Forces exempt from 'bedroom tax'
Foster carers and parents of serving armed forces personnel will be exempted from welfare deductions if they have spare rooms, Work and Pensions Secretary Iain Duncan Smith has announced.
Mr Duncan Smith has come under intense pressure over the application of what Labour calls the "bedroom tax", which will see social home tenants lose housing benefit if they are deemed to have more rooms than they need.
He issued guidance to local authorities that discretionary payments are available for people whose homes have significant adaptations to help them cope with a disability and for those whose long-term medical conditions create difficulties in sharing a bedroom.
And he said that foster parents will be allowed to have one spare room, whether or not a child has been placed with them, so long as they have fostered a child or been approved to do so within the past 12 months.
Meanwhile, members of the armed forces who are living with their parents will be regarded as still occupying their room while away on operations, removing the threat of housing benefit deductions.
Announcing the concessions in a written statement to the House of Commons, Mr Duncan Smith said: "The intent of the policy was that by using discretionary housing payments, the estimated 5,000 foster carers and rather fewer armed forces personnel groups would be protected. We have agreed with local authority organisations improved arrangements through these regulations that puts these protections beyond doubt."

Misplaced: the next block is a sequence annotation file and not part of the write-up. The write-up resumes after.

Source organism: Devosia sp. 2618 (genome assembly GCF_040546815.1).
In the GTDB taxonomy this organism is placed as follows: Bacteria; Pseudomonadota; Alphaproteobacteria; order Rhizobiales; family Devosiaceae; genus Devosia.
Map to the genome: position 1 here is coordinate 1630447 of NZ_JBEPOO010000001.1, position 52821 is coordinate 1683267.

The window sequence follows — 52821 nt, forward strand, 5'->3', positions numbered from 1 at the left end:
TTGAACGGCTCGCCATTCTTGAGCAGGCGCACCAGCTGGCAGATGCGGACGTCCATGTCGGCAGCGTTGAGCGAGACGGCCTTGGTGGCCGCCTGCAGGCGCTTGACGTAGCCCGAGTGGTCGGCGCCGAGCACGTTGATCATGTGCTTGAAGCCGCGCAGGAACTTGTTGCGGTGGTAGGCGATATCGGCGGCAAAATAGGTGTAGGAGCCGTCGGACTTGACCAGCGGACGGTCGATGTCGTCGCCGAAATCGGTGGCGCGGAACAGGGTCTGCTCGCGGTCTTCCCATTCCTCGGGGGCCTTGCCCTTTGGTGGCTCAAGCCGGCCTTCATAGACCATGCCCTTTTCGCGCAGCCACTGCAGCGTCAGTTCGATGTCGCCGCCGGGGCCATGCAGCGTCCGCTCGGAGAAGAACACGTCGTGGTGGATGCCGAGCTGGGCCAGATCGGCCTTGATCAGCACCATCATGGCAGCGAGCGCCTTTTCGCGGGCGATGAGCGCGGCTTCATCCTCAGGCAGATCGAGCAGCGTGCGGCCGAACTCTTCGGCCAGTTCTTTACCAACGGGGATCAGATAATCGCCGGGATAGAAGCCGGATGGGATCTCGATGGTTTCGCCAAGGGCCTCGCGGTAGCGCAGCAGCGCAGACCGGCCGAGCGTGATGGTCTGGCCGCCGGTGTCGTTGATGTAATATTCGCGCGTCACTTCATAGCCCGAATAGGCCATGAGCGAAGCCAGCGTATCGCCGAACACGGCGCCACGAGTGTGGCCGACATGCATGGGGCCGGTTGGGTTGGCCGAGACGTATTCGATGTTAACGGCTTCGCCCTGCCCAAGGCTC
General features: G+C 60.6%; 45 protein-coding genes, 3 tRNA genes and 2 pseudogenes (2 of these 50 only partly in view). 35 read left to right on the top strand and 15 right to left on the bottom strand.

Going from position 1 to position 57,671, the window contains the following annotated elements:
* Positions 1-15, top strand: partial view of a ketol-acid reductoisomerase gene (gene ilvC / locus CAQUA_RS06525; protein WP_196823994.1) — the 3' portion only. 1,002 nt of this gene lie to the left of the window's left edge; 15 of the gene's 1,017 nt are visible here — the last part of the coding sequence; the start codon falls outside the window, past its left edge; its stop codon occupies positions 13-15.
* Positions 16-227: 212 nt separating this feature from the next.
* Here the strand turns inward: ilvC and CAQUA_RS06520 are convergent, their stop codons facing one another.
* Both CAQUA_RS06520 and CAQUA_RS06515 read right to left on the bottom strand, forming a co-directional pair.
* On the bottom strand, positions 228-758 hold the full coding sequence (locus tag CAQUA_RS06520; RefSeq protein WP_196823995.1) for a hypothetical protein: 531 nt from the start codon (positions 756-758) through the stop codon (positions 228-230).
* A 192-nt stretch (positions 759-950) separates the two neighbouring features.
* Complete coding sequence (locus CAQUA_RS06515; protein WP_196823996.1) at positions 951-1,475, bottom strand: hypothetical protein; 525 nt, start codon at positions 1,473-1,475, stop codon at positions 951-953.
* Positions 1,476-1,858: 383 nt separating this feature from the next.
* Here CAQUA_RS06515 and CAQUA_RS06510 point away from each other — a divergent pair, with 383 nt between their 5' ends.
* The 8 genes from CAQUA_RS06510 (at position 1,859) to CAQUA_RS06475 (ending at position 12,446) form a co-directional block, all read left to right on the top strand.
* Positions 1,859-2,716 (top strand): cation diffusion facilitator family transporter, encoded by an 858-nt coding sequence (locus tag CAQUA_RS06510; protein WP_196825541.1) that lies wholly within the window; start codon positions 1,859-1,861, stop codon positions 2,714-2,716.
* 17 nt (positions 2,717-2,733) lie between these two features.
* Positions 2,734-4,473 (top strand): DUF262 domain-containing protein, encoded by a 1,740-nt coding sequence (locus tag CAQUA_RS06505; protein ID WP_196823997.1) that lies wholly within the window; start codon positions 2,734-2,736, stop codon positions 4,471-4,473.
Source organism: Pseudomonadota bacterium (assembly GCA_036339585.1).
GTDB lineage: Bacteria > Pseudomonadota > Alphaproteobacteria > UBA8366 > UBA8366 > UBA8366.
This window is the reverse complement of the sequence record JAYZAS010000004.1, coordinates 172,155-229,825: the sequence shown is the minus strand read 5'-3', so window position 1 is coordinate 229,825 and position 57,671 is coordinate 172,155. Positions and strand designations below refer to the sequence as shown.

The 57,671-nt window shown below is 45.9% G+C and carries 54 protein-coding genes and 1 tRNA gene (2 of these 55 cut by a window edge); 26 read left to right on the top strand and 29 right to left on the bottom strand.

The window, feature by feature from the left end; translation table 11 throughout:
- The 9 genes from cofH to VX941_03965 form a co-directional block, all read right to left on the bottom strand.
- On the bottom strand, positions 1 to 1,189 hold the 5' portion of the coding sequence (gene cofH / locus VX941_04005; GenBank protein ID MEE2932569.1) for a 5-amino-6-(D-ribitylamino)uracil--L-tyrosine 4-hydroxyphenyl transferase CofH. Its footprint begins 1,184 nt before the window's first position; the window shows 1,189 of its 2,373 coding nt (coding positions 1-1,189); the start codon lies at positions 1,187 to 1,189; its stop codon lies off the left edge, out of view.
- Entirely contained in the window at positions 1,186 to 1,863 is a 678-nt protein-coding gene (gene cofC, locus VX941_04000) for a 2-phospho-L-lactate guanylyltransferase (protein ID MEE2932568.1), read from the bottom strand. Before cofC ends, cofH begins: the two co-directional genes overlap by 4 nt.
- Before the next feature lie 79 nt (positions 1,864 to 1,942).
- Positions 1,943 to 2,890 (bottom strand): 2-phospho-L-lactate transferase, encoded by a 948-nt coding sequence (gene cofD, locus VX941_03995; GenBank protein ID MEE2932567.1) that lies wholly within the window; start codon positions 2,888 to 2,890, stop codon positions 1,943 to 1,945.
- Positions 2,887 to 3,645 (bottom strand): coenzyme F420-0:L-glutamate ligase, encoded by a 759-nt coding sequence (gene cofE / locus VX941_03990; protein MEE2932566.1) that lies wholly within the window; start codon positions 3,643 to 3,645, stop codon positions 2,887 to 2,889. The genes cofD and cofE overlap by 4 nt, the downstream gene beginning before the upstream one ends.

National Housing Federation chief executive David Orr said the concessions amounted to "an admission that the bedroom tax is ill-thought through and incompetent".
Mr Orr said: "Exempting armed forces personnel and giving foster carers some protection from the bedroom tax is not enough. The bedroom tax is still an unfair and perverse tax which will hit hundreds of thousands of other vulnerable people living in social housing around the country.
"They are being penalised for a weak housing policy that for years has failed to build enough affordable homes and reduce the housing benefit bill."
A DWP spokesman said: "It was always our intention that foster carers and armed forces personnel would be covered by Discretionary Housing Payments and therefore not affected. We will now adjust the regulations to give greater certainty that these families will retain their entitlement to a spare bedroom."